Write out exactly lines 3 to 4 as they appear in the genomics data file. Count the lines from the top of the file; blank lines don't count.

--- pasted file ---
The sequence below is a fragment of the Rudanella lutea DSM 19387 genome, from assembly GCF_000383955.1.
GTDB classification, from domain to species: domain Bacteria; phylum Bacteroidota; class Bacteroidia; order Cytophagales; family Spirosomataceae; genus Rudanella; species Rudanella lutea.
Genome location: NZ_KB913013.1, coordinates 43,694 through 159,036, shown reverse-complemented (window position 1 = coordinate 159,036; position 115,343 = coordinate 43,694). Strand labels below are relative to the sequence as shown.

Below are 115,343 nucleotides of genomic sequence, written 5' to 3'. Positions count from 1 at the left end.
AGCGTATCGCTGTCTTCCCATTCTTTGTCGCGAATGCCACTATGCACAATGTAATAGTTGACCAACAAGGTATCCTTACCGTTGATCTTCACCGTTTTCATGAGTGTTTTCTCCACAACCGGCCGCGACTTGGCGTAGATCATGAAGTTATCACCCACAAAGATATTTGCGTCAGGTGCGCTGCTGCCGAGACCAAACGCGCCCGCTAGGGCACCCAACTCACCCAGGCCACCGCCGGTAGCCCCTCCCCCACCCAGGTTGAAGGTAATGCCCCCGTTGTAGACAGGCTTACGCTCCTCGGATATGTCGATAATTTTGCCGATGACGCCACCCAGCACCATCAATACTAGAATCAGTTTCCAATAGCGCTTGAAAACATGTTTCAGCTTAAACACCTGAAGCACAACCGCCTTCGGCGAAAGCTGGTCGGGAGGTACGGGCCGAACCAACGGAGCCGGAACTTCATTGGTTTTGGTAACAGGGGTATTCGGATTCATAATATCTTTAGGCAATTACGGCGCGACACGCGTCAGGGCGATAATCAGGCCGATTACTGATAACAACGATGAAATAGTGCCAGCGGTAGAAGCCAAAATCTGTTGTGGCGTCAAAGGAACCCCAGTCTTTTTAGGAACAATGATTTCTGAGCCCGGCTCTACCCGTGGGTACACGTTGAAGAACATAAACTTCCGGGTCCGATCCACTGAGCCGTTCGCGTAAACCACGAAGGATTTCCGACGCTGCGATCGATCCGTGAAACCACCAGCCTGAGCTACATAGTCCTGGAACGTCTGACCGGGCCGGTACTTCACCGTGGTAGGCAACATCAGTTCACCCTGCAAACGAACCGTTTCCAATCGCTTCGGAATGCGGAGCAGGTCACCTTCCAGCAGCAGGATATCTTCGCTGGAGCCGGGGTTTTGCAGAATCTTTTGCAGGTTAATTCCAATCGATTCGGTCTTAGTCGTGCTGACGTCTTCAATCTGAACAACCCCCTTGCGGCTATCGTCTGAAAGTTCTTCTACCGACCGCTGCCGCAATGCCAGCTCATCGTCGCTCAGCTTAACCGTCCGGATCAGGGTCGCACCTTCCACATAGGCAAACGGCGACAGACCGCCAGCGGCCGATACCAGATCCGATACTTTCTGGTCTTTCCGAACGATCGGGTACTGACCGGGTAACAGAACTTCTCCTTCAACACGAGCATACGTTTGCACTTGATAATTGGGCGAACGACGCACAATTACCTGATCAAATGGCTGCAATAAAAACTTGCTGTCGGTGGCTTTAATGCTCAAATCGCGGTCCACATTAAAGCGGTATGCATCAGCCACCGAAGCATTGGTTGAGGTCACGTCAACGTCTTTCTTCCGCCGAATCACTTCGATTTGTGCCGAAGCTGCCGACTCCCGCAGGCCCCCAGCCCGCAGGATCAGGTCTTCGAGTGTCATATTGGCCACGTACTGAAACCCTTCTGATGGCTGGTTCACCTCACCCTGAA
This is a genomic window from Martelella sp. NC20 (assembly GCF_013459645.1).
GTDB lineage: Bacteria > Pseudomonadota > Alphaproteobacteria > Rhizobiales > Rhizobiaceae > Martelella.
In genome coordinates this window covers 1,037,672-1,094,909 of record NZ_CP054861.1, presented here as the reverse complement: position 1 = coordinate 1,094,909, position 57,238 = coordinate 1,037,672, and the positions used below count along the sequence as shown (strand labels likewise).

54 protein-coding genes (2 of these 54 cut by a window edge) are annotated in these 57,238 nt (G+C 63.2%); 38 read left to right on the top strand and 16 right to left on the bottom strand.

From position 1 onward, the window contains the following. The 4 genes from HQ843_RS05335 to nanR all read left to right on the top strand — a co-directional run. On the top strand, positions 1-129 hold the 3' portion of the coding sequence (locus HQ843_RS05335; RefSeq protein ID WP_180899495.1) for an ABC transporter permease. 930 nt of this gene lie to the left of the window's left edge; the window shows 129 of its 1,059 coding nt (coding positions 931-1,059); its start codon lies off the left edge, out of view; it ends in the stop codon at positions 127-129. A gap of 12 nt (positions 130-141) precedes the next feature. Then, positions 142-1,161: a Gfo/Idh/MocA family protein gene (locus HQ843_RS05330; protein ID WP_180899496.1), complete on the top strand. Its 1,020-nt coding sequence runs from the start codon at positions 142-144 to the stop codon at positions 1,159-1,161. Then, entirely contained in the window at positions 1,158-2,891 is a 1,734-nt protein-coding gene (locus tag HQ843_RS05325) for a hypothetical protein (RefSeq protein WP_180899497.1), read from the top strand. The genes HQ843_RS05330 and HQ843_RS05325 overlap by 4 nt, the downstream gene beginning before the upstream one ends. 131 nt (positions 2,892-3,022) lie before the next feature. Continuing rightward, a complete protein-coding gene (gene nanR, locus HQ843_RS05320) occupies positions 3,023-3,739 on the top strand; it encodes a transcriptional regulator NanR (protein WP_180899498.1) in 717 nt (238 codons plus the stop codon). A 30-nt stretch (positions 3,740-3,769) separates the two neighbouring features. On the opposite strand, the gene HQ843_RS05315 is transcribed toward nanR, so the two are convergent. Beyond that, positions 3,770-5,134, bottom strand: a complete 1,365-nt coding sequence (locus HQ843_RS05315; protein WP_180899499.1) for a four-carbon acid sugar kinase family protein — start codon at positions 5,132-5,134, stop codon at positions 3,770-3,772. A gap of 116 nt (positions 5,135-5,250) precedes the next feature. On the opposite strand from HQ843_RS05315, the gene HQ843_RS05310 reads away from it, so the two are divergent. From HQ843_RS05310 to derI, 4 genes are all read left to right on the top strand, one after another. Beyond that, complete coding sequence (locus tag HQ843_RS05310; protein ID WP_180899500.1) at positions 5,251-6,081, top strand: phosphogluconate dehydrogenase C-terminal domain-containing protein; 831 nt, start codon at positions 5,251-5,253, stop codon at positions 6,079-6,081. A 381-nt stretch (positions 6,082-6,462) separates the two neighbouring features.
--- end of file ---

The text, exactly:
Genome location: NZ_KB913013.1, coordinates 43,694 through 159,036, shown reverse-complemented (window position 1 = coordinate 159,036; position 115,343 = coordinate 43,694). Strand labels below are relative to the sequence as shown.

Below are 115,343 nucleotides of genomic sequence, written 5' to 3'. Positions count from 1 at the left end.